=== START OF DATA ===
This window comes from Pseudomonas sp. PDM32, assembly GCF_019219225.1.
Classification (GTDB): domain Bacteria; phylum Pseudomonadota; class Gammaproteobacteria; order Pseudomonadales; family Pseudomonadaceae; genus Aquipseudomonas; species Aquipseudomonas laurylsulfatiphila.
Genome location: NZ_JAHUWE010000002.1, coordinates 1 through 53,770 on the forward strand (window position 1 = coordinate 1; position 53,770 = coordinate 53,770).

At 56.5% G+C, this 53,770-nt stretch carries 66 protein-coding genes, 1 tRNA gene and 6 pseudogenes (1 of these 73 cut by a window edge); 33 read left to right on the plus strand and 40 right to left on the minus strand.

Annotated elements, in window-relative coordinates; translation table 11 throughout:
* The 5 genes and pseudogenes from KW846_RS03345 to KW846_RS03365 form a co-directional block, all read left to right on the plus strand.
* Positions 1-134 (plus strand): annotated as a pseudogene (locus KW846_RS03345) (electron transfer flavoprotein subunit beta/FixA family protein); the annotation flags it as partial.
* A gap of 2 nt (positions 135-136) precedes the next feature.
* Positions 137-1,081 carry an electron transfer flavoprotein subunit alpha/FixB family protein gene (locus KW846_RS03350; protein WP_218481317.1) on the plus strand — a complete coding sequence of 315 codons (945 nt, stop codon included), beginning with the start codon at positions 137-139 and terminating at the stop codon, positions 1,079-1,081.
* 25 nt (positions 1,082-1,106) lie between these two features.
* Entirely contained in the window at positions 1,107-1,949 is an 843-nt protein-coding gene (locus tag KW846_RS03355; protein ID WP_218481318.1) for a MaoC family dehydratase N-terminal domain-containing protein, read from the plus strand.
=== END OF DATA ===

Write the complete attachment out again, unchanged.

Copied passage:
This window comes from Pseudomonas sp. PDM32, assembly GCF_019219225.1.
Classification (GTDB): domain Bacteria; phylum Pseudomonadota; class Gammaproteobacteria; order Pseudomonadales; family Pseudomonadaceae; genus Aquipseudomonas; species Aquipseudomonas laurylsulfatiphila.
Genome location: NZ_JAHUWE010000002.1, coordinates 1 through 53,770 on the forward strand (window position 1 = coordinate 1; position 53,770 = coordinate 53,770).

At 56.5% G+C, this 53,770-nt stretch carries 66 protein-coding genes, 1 tRNA gene and 6 pseudogenes (1 of these 73 cut by a window edge); 33 read left to right on the plus strand and 40 right to left on the minus strand.

Annotated elements, in window-relative coordinates; translation table 11 throughout:
* The 5 genes and pseudogenes from KW846_RS03345 to KW846_RS03365 form a co-directional block, all read left to right on the plus strand.
* Positions 1-134 (plus strand): annotated as a pseudogene (locus KW846_RS03345) (electron transfer flavoprotein subunit beta/FixA family protein); the annotation flags it as partial.
* A gap of 2 nt (positions 135-136) precedes the next feature.
* Positions 137-1,081 carry an electron transfer flavoprotein subunit alpha/FixB family protein gene (locus KW846_RS03350; protein WP_218481317.1) on the plus strand — a complete coding sequence of 315 codons (945 nt, stop codon included), beginning with the start codon at positions 137-139 and terminating at the stop codon, positions 1,079-1,081.
* 25 nt (positions 1,082-1,106) lie between these two features.
* Entirely contained in the window at positions 1,107-1,949 is an 843-nt protein-coding gene (locus tag KW846_RS03355; protein ID WP_218481318.1) for a MaoC family dehydratase N-terminal domain-containing protein, read from the plus strand.